IMO’s revised GHG strategy taking shape

Final decisions still unknown, but consensus forming on key elements ahead of MEPC 80

Negotiations continued at the IMO last week as the UN body strives to define how quickly greenhouse gases (GHG) from international shipping should be eliminated, and the regulatory tools that should be adopted to achieve it.

The 14th session of the Intersessional Working Group on GHG Emissions (ISWG-GHG 14), meeting from 20 to 24 March, was tasked with further developing the draft revised IMO Strategy on reduction of GHG emissions from ships, and associated policy instruments to ensure the ambitions set out in the strategy are met.

Progress is critical because, in July this year, all eyes will be on the 80th session of the IMO’s Marine Environment Protection Committee (MEPC 80) to adopt a more ambitious GHG strategy than the IMO’s initial GHG Strategy from 2018. The initial strategy calls for a 50% reduction of all GHG emissions from international shipping by 2050 (compared to 2008), and a reduction in the carbon intensity (CO2 emitted per transport work) of 40% by 2030 and 70% by 2050.

The discussions at ISWG-GHG 14 were by no means conclusive, but there appears to be growing consensus around several key elements.

This is what IBIA has observed during last week’s negotiations:


Levels of ambition in the 2023 GHG strategy

There is growing support for a 100% decarbonisation target for 2050 (up from 50% in the 2018 strategy). Discussions are ongoing as to whether that should be “phasing out GHG emissions” from shipping, or achieving “net zero”. Both take full lifecycle emissions (well to wake) into account.

Opinions are more divided regarding whether there should be new and more ambitious targets for 2030. Several want to keep the current ambition to reduce CO2 emissions per transport work by at least 40% by 2030, while some want this to be increased to at least 65%.  There was also a proposal to aim for a 37% reduction of overall GHG emissions from shipping by 2030.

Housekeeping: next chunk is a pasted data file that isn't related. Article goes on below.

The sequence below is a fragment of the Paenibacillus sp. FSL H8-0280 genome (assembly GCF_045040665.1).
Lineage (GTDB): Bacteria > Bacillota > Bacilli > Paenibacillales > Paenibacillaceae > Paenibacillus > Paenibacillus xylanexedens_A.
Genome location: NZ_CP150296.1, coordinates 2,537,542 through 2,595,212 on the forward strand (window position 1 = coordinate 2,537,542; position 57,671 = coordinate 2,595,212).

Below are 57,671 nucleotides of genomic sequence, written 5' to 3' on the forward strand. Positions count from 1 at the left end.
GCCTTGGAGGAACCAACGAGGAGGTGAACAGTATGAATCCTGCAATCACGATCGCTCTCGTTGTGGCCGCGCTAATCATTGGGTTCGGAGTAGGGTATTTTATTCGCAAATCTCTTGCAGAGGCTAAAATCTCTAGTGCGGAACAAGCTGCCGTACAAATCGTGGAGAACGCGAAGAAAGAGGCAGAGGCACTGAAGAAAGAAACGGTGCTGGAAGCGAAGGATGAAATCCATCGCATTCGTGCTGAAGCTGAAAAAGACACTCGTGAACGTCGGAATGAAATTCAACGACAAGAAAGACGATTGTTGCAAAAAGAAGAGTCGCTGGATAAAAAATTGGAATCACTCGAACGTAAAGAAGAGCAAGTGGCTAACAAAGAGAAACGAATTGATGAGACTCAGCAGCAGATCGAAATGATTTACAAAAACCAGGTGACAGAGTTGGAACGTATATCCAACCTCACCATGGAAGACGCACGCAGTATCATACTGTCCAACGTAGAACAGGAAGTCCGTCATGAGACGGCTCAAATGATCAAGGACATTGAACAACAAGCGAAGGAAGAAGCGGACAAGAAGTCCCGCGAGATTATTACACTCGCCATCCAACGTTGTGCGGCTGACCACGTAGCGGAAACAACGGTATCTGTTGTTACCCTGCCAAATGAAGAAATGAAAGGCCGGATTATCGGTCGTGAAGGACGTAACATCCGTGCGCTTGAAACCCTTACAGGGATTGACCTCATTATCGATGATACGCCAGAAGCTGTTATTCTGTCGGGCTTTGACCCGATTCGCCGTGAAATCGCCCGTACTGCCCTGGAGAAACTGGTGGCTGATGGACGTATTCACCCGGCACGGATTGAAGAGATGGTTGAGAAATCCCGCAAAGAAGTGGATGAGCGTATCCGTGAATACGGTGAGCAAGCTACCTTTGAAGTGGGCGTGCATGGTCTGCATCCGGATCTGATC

There is some support for requiring a 5% uptake of alternative fuels by 2030 to kick-start the energy transition. However, others want to focus on the energy used by global shipping at this stage.

Several are arguing for an intermediate 2040 overall CO2 emission reduction target to ensure the 2050 target is achieved. Reductions of 50%, 80% and 96% compared to 2008 were discussed for 2040. Others prefer that intermediate targets in 2030 and 2040 should serve as checkpoints towards the 2050 level of ambition.

Policy tools to support the levels of ambition

Referred to referred to at the IMO as a “basket of measures” – there is broad support for these to comprise both economic elements to reduce the price gap between fossil fuels and low-carbon alternatives, and technical elements to promote a gradual decrease of the GHG intensity of marine fuels. There was significant support to include the following elements:

  • Phasing in a GHG fuel standard, possibly requiring a 5% uptake of alternative fuels by 2030 in the 2023 revised GHG strategy (see above). It is worth noting that this proposal would help align IMO policies with the European Union’s FuelEU Maritime policy, which now looks set to require ships covered by that regulation to use at least 2% renewable and low carbon fuels from 2025 onwards, increasing to 6% from 2030 onwards, increasing further every five years.
  • Policies should be based on full lifecycle emissions (well to wake), supported by the LCA Guidelines developed by the IMO.
  • Putting a price on carbon emissions. Most support a flat rate as opposed to a carbon trading system where the price of carbon will fluctuate. Initial proposals range from $50 to $100 per tonne of CO2 emissions. The exact level of such a carbon levy will require further discussion.
  • Finding a way to incentivise early movers through some form of rebate or reward (making investments in ships that can use alternative fuels and technologies less risky/more attractive).
  • Providing financial and technical support to developing countries, to ensure an equitable and fair transition. Impact on states of any measure needs to be assessed.
  • While there is little support for the IMO to make regulations for so-called “Green Corridors”, it could be a means for individual countries to assist in facilitating uptake of alternative fuels, and should be promoted by the IMO.
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